Popular TV show relationship portrayals set toxic, unrealistic standards for high school audiences
Some of the most popular television shows, such as “Euphoria,” “Riverdale” and “Never Have I Ever,” along with older classics “Pretty Little Liars” and “Dawson’s Creek,” have mastered the art of capturing teen melodrama. We’ve seen the same clichés again and again, but it seems like they’ll never get old. The popular jock meets a shy nerd and falls in love. The invisible girl takes off her glasses, gets Invisalign and instantly becomes the hottest girl at school. While many shows that dominate the teenage television genre today seem innocent, they portray harmful relationship dynamics without addressing where these relationships go wrong. In a genre that caters to impressionable young people, this representation lays the foundation for abusive and toxic behavior, both in high school romance and beyond.
“Euphoria” is lauded as one of the most real, authentic and accurate portrayals of teen melodrama that caught mainstream attention. However, it portrays the inacurate relationship dynamic that everyone deserves a second chance. Nate Jacobs, a star quarterback, and Maddy Perez, a former beauty pageant queen, break up many times throughout the show, but always get back together. Throughout their relationship, Maddy creates a new, inauthentic version of herself that’s attractive to Nate, while he takes his aggression and insecurity out on her, becoming physically violent and at one point bruising her neck. Despite this, Maddy makes excuses for Nate, siding with him unrelentingly. She even reveals that she will love him no matter what he does.
Nate and Maddy are a perfect example of toxic masculinity and relentless-to-a-fault optimism—as a combination, they’re the textbook example of an abusive relationship. Still, neither the characters on screen nor the show’s fanbase seems to recognize the severity of the characters’ situation. In the show, characters envision the two getting married and living a happy life. Online, fans idolize Nate and forgive his actions. In this way, “Euphoria” has failed its audience by making an abusive character seem redeemable and forgivable. If younger viewers begin to believe that the character’s romantic moments outweigh extended periods of abuse, we may grow into a generation that fails to recognize and escape toxic relationships.
Other shows like “Riverdale,” “Pretty Little Liars” and the 1998 drama “Dawson’s Creek” idealize the trope of student-teacher relationships. Beyond the illegal age gap, the power dynamic of a student and a teacher is completely inappropriate in the context of a relationship. A teacher, as an adult of authority, holds far too much influence over a young student for the relationship to be considered consensual.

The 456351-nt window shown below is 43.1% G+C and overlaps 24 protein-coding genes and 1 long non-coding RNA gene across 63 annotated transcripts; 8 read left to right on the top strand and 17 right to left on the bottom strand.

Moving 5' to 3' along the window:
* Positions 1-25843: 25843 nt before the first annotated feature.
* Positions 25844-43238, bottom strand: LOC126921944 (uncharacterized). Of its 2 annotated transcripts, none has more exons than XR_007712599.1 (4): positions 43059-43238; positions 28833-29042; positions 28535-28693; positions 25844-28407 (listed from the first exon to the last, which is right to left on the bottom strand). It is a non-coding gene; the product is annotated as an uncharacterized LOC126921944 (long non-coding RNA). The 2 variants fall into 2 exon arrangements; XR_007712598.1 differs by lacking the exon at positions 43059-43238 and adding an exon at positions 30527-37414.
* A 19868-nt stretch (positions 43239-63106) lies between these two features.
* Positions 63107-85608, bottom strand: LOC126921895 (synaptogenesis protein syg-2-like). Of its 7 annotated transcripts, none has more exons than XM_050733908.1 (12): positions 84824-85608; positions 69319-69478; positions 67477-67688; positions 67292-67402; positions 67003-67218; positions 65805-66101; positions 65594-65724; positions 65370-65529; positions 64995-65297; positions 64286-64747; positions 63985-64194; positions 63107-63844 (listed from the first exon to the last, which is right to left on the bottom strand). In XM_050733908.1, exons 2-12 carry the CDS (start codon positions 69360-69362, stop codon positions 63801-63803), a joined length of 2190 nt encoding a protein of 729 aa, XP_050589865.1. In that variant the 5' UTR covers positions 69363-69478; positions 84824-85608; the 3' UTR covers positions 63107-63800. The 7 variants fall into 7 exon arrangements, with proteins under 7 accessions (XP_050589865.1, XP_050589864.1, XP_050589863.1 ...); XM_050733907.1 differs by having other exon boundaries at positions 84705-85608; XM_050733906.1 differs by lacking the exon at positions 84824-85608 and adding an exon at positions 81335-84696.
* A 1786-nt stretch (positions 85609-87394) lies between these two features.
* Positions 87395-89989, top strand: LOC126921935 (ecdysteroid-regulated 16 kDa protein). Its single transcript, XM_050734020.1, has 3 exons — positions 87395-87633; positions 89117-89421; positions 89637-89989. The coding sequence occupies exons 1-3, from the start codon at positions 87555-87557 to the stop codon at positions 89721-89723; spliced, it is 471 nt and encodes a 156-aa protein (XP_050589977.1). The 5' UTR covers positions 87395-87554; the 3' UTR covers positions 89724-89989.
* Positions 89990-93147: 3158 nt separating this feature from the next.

Good-looking adults cannot accurately portray the awkward and clumsy nature of teen romance, and the beauty in teenagehood lies in the butterflies, awkwardness and firsts—why should it be otherwise?”
These shows do not address or criticize the lasting effects of this grooming. In fact, in “Pretty Little Liars” (Aria and Ezra) and “Dawson’s Creek” (Pacey and Tamara), the relationships continue as if there’s nothing wrong—Aria and Ezra even go on to have children together. Fans of “Pretty Little Liars” have even nicknamed the couple Ezria, reflecting the show’s failure to address the imbalanced power dynamic as anything less than inappropriate and unacceptable. Essentially, creators of the show have framed a couple founded on child grooming as the pinnacle of romance.
Beyond the classic TV tropes, the actors who play teenagers are both incredibly attractive and well beyond their teenage years, some even 30 to 40 years old. Sometimes, the two actors in an on screen couple are casted with gaping age differences. For example, in “Never Have I Ever,” the main couple is played by actors aged 30 and 19. The casting of actors with such a wide age gap is problematic in itself. Furthermore, when directors cast adults to play teens, it makes filming more scandalous scenes more acceptable and natural. Young people in their first relationships shouldn’t feel pressured to follow the pace of the mature romances they see on TV shows, nor should they feel pressured to look and dress like the “teens” on screen. Good-looking adults cannot accurately portray the awkward and clumsy nature of teen romance, and the beauty in teenagehood lies in the butterflies, awkwardness and firsts—why should it be otherwise?
More often than not, the teen entertainment genre involves high schoolers in unrealistically advanced relationships. For example, in the movie “Blockers,” three friends make a pact to lose their virginities at prom, with the context that many people their age have already lost theirs. Plots such as the one displayed in “Blockers” imply that all teens have to have reached a certain level of sexual experience by the time they graduate, but young people should be able to define their own timelines based on what they’re comfortable with, not what mainstream media suggests.
Young people are impressionable. When the entertainment industry condones portrayals of unhealthy relationship dynamics in media specifically catered to teens, they normalize these abusive behaviors, and in some cases, even romanticize them. These toxic tropes infiltrate our idea of a normal relationship, making it difficult to recognize when something is majorly inappropriate. By not portraying unhealthy relationships as dangerous, teenage television fails its viewers and puts them at risk of entering one of these relationships themselves; the hordes of Nate/Maddy and Aria/Ezra shippers online only confirm this notion. A brighter future in teen-targeted media still awaits, where healthy portrayals of teen romance are commonplace, and any worrisome couples are broken up by the season’s end.